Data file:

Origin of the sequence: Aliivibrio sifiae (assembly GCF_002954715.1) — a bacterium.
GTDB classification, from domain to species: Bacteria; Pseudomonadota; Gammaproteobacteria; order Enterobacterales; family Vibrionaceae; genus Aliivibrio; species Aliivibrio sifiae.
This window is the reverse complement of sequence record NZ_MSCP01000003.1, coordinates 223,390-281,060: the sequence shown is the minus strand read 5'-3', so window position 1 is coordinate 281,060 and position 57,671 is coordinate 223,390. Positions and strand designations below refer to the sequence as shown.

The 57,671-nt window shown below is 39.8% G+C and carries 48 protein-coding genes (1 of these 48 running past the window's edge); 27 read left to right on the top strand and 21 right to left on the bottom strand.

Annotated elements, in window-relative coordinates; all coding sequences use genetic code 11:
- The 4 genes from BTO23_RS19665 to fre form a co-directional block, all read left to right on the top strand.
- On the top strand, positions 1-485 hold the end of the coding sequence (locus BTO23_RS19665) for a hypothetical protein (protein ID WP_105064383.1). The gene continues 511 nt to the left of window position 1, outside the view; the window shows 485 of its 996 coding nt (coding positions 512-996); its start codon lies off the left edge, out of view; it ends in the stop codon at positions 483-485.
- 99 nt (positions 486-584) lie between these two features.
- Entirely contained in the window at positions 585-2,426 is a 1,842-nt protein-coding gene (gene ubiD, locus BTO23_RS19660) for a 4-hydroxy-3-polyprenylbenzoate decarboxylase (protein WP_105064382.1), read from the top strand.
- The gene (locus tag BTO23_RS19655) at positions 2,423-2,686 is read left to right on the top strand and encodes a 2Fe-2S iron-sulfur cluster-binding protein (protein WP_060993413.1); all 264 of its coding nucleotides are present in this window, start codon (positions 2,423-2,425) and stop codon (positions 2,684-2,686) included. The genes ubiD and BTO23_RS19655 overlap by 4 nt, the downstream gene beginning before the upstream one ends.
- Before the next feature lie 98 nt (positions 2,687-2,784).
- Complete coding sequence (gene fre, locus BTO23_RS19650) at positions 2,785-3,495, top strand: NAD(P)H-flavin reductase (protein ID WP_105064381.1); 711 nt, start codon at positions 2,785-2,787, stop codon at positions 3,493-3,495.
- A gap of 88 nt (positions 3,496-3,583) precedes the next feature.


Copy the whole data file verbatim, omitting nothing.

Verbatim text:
Origin of the sequence: Aliivibrio sifiae (assembly GCF_002954715.1) — a bacterium.
GTDB classification, from domain to species: Bacteria; Pseudomonadota; Gammaproteobacteria; order Enterobacterales; family Vibrionaceae; genus Aliivibrio; species Aliivibrio sifiae.
This window is the reverse complement of sequence record NZ_MSCP01000003.1, coordinates 223,390-281,060: the sequence shown is the minus strand read 5'-3', so window position 1 is coordinate 281,060 and position 57,671 is coordinate 223,390. Positions and strand designations below refer to the sequence as shown.

The 57,671-nt window shown below is 39.8% G+C and carries 48 protein-coding genes (1 of these 48 running past the window's edge); 27 read left to right on the top strand and 21 right to left on the bottom strand.

Annotated elements, in window-relative coordinates; all coding sequences use genetic code 11:
- The 4 genes from BTO23_RS19665 to fre form a co-directional block, all read left to right on the top strand.
- On the top strand, positions 1-485 hold the end of the coding sequence (locus BTO23_RS19665) for a hypothetical protein (protein ID WP_105064383.1). The gene continues 511 nt to the left of window position 1, outside the view; the window shows 485 of its 996 coding nt (coding positions 512-996); its start codon lies off the left edge, out of view; it ends in the stop codon at positions 483-485.
- 99 nt (positions 486-584) lie between these two features.
- Entirely contained in the window at positions 585-2,426 is a 1,842-nt protein-coding gene (gene ubiD, locus BTO23_RS19660) for a 4-hydroxy-3-polyprenylbenzoate decarboxylase (protein WP_105064382.1), read from the top strand.
- The gene (locus tag BTO23_RS19655) at positions 2,423-2,686 is read left to right on the top strand and encodes a 2Fe-2S iron-sulfur cluster-binding protein (protein WP_060993413.1); all 264 of its coding nucleotides are present in this window, start codon (positions 2,423-2,425) and stop codon (positions 2,684-2,686) included. The genes ubiD and BTO23_RS19655 overlap by 4 nt, the downstream gene beginning before the upstream one ends.
- Before the next feature lie 98 nt (positions 2,687-2,784).
- Complete coding sequence (gene fre, locus BTO23_RS19650) at positions 2,785-3,495, top strand: NAD(P)H-flavin reductase (protein ID WP_105064381.1); 711 nt, start codon at positions 2,785-2,787, stop codon at positions 3,493-3,495.
- A gap of 88 nt (positions 3,496-3,583) precedes the next feature.